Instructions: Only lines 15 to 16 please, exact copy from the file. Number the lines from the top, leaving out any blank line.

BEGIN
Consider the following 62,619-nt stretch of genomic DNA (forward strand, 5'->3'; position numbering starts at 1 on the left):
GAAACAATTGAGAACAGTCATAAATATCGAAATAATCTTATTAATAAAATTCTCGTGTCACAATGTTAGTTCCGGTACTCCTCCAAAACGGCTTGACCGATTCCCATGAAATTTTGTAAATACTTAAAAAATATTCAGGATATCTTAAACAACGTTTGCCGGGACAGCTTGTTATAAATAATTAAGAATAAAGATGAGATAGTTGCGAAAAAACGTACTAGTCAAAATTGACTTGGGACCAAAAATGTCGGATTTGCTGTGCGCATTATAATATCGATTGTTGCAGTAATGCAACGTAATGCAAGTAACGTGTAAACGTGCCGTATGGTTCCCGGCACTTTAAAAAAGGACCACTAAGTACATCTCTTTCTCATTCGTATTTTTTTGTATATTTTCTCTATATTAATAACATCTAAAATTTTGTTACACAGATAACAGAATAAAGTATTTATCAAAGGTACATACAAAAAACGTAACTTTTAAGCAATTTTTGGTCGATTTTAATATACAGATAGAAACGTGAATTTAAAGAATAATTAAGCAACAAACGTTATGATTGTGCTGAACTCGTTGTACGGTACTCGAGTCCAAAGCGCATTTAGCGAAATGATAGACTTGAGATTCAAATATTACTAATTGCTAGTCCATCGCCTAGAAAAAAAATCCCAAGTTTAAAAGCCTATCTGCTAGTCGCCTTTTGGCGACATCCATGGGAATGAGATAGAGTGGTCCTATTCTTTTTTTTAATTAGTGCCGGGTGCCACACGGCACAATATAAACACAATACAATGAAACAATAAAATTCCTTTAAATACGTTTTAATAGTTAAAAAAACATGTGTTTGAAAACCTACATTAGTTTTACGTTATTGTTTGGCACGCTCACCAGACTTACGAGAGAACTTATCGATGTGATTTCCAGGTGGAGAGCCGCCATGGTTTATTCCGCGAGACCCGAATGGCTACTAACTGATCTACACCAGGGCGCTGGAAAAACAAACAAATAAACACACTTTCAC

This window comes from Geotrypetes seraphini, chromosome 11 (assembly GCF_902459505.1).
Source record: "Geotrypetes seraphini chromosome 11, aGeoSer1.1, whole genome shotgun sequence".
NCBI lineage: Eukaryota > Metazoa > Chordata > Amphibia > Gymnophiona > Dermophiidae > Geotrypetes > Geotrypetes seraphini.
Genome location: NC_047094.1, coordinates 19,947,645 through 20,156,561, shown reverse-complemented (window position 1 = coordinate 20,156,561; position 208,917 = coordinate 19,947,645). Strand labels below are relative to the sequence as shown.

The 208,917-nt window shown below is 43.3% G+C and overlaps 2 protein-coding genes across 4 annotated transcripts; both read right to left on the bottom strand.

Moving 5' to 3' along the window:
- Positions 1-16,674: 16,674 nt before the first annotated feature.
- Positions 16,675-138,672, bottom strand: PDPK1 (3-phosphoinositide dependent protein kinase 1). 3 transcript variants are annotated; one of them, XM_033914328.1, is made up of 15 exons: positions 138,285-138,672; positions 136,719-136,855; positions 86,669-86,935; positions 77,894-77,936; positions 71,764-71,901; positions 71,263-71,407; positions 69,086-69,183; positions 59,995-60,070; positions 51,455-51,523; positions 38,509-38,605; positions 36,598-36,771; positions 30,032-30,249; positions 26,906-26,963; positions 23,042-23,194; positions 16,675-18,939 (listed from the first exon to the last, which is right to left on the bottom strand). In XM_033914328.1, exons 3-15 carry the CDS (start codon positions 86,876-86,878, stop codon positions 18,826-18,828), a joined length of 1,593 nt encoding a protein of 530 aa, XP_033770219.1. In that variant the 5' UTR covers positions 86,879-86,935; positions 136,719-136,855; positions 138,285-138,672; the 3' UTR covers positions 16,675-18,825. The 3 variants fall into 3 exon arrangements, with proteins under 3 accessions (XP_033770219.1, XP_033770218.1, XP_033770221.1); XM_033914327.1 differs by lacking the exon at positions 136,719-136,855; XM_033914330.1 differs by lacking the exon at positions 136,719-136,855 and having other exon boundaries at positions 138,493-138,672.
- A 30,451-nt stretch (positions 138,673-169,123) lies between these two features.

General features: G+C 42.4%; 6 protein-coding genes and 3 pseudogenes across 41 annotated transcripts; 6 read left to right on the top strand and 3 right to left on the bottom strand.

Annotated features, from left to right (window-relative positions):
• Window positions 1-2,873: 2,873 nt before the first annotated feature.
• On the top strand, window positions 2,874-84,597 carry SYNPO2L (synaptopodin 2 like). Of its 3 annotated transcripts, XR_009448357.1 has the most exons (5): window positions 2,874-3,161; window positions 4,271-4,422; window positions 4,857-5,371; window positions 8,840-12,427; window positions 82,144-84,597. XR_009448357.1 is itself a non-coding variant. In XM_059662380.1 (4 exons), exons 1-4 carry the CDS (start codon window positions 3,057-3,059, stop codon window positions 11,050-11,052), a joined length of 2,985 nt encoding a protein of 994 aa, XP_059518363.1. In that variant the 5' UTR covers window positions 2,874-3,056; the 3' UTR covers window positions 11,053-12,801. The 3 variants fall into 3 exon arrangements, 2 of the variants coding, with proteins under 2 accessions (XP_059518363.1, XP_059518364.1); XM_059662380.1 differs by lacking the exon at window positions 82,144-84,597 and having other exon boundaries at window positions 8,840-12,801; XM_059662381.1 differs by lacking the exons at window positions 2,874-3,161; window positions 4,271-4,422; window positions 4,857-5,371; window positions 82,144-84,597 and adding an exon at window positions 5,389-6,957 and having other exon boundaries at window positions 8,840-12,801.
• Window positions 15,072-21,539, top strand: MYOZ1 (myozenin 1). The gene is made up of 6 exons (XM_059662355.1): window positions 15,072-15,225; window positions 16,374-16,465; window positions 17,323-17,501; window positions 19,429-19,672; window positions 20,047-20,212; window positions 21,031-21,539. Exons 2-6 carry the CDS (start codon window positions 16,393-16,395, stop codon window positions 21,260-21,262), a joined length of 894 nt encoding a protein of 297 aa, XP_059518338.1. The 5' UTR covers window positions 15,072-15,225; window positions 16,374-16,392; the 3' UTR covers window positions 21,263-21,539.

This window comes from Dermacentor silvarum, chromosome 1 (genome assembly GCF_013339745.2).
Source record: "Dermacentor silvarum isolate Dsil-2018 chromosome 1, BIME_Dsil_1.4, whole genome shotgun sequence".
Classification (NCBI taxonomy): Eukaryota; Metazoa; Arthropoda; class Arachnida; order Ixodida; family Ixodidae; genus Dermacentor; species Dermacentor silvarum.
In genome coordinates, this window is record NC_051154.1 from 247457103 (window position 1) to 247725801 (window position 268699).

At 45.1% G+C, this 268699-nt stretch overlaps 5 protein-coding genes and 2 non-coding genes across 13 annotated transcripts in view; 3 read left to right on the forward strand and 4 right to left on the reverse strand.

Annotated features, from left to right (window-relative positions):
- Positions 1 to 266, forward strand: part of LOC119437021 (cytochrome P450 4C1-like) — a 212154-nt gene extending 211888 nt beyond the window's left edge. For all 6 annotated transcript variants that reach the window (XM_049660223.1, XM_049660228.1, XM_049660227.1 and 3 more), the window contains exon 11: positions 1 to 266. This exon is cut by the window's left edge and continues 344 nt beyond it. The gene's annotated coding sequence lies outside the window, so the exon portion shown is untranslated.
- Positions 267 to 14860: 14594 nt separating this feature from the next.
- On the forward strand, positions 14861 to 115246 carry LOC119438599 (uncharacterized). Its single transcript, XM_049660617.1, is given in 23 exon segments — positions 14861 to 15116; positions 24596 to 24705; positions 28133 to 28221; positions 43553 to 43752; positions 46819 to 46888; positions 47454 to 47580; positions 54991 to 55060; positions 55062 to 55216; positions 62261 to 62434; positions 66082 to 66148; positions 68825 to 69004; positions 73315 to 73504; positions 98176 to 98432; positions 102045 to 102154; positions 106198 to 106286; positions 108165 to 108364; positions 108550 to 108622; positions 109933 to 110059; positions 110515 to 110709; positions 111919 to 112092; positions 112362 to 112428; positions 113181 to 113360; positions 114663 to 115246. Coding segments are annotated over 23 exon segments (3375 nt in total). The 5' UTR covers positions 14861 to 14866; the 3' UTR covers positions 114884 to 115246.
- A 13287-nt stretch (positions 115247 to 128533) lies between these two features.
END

• On the top strand, window positions 2,874-84,597 carry SYNPO2L (synaptopodin 2 like). Of its 3 annotated transcripts, XR_009448357.1 has the most exons (5): window positions 2,874-3,161; window positions 4,271-4,422; window positions 4,857-5,371; window positions 8,840-12,427; window positions 82,144-84,597. XR_009448357.1 is itself a non-coding variant. In XM_059662380.1 (4 exons), exons 1-4 carry the CDS (start codon window positions 3,057-3,059, stop codon window positions 11,050-11,052), a joined length of 2,985 nt encoding a protein of 994 aa, XP_059518363.1. In that variant the 5' UTR covers window positions 2,874-3,056; the 3' UTR covers window positions 11,053-12,801. The 3 variants fall into 3 exon arrangements, 2 of the variants coding, with proteins under 2 accessions (XP_059518363.1, XP_059518364.1); XM_059662380.1 differs by lacking the exon at window positions 82,144-84,597 and having other exon boundaries at window positions 8,840-12,801; XM_059662381.1 differs by lacking the exons at window positions 2,874-3,161; window positions 4,271-4,422; window positions 4,857-5,371; window positions 82,144-84,597 and adding an exon at window positions 5,389-6,957 and having other exon boundaries at window positions 8,840-12,801.
• Window positions 15,072-21,539, top strand: MYOZ1 (myozenin 1). The gene is made up of 6 exons (XM_059662355.1): window positions 15,072-15,225; window positions 16,374-16,465; window positions 17,323-17,501; window positions 19,429-19,672; window positions 20,047-20,212; window positions 21,031-21,539. Exons 2-6 carry the CDS (start codon window positions 16,393-16,395, stop codon window positions 21,260-21,262), a joined length of 894 nt encoding a protein of 297 aa, XP_059518338.1. The 5' UTR covers window positions 15,072-15,225; window positions 16,374-16,392; the 3' UTR covers window positions 21,263-21,539.